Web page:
Markus TereniusKRP’s senior detective superintendent, refused to disclose the cases to the newspaper for operational reasons.
“The investigation is still ongoing and at least there is nothing more to say at this point,” he commented.
The inquiries were launched on the basis of the findings of the granting organizations. Business Finland and the ELY Centers have reported dozens of suspected misconduct to law enforcement authorities, which have led to six preliminary investigations.
Support for the financial problems caused by the pandemic was also provided by municipalities, the Finnish Food Safety Authority, the Finnish Transport and Communications Agency (Traficom) and the State Treasury. One of the problems faced by such organizations is that they were not able to check the criminal records of the applicants in advance.
Similar cases have occurred elsewhere in Europe. Eurojust, the EU agency responsible for coordinating cooperation in criminal matters, in April reported Italy has suffered losses of around € 440 million due to criminals taking advantage of pandemic support schemes.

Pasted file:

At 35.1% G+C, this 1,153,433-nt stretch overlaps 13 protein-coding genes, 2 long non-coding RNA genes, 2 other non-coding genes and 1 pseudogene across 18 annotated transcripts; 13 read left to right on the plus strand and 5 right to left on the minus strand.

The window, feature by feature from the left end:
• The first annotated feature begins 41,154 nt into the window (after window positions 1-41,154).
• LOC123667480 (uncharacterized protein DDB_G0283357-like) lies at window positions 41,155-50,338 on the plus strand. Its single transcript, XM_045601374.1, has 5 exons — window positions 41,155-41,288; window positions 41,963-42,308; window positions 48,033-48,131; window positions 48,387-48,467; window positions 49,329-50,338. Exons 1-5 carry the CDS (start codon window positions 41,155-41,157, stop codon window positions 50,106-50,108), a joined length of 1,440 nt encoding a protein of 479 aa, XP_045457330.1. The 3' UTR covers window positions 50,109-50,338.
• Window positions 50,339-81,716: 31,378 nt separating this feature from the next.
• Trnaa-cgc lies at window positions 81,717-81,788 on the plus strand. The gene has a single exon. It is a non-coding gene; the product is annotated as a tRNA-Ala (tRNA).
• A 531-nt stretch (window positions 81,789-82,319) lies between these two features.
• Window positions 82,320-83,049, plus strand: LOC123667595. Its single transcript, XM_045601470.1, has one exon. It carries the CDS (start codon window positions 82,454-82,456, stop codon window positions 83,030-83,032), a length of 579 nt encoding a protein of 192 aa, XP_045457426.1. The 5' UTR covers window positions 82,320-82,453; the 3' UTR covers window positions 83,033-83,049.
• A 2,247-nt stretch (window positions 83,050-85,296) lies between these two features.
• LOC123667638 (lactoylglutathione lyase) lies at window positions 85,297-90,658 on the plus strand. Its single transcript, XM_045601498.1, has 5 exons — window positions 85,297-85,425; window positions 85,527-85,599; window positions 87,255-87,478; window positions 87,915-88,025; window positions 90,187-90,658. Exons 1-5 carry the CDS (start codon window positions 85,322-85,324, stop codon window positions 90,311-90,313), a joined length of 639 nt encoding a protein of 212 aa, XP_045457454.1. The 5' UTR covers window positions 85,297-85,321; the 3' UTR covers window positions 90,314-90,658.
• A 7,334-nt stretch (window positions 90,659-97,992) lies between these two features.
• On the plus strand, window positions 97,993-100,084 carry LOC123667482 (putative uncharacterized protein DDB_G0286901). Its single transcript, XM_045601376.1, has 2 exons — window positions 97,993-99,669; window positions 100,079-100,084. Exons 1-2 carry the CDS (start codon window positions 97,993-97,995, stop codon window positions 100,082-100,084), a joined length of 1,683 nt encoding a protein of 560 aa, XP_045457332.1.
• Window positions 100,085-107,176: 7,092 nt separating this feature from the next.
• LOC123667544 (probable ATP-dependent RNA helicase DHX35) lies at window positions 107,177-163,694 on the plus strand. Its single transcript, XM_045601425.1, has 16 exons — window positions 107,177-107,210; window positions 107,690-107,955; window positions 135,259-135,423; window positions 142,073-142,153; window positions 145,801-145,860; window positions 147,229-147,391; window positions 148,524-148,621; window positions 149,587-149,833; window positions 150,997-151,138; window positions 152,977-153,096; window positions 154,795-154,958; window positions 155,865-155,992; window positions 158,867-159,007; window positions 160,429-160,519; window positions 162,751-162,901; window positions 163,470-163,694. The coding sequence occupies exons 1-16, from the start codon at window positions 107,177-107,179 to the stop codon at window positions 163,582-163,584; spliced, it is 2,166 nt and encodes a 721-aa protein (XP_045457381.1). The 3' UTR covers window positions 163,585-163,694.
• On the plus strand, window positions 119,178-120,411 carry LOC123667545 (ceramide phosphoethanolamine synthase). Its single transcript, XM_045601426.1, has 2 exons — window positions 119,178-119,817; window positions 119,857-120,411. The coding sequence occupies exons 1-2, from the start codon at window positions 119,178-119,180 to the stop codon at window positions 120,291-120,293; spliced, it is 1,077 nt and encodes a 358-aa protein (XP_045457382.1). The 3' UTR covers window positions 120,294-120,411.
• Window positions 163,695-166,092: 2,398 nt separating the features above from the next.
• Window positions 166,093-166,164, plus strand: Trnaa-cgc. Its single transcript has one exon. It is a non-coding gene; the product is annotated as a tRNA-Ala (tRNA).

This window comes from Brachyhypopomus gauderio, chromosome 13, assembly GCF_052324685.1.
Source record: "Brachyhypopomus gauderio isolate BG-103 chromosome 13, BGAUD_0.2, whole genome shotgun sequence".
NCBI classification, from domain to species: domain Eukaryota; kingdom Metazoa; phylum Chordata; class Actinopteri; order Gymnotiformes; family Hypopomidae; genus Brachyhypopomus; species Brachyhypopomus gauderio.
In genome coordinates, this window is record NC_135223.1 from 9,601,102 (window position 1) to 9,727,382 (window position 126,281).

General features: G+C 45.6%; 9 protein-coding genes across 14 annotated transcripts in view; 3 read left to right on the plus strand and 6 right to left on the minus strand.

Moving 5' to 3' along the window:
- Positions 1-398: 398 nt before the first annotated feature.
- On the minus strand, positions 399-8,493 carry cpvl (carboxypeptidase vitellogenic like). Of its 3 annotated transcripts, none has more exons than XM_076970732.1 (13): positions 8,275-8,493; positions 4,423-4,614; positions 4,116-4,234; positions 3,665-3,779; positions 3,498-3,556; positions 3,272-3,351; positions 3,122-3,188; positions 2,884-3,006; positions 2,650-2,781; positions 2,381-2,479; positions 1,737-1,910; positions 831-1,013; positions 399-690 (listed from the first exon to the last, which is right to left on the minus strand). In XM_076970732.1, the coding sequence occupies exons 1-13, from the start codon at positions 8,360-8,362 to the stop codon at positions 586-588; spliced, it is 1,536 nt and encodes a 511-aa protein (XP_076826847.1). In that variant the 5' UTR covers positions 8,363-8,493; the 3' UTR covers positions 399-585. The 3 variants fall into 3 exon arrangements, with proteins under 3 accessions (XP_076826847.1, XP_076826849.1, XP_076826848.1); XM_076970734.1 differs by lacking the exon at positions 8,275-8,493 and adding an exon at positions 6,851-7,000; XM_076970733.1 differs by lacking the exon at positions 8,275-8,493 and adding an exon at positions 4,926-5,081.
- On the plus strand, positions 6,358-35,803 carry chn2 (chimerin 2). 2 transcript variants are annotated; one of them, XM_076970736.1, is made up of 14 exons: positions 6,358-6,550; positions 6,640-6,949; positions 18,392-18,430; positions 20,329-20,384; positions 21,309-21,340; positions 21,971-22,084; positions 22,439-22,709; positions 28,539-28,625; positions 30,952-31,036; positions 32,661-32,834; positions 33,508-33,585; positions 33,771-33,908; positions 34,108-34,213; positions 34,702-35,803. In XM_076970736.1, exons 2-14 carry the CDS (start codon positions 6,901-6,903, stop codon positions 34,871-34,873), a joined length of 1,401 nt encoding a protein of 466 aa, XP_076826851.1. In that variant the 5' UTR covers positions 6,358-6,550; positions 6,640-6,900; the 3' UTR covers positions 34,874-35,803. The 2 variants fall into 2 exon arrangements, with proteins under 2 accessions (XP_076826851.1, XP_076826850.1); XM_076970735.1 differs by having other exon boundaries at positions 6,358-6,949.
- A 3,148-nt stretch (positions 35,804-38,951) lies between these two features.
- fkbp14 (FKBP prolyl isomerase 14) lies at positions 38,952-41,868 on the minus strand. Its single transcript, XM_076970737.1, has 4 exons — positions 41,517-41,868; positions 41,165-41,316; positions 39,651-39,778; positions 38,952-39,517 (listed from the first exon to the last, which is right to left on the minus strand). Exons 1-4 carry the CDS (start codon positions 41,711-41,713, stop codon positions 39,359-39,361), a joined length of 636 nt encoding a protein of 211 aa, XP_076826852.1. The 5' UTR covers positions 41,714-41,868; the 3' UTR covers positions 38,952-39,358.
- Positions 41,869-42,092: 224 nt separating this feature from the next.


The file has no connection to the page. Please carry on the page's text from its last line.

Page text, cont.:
It has investigated some 85,000 companies and 150,000 business representatives who have received financial support during the pandemic, and identified 363 people convicted of financial crimes, representing 407 companies.
The tax administration conducted its survey by comparing representatives of companies that received financial support in 2016–2020 with the criminal record. No criminal conviction was identified as an obstacle to receiving the aid, but if it had been clarified and the applicants’ background had been clarified, the amount of aid would have been EUR 15 million lower.
As a general rule, the organizations responsible for granting the aid did not have the right to examine the applicants’ criminal history, even though such information could have been relevant, e.g. the likelihood of the beneficiary paying the tax.
Helsingin Sanomat emphasized that the potential irregularities detected are insignificant in relation to the total value of the support schemes. According to its own study, more than € 2.4 billion has been allocated to some 60,500 companies so far during the pandemic.
The tax administration’s study, on the other hand, deals with the € 1.6 billion subsidy distributed in 2020.
Aleksi Teivainen – HT
Source: The Nordic Page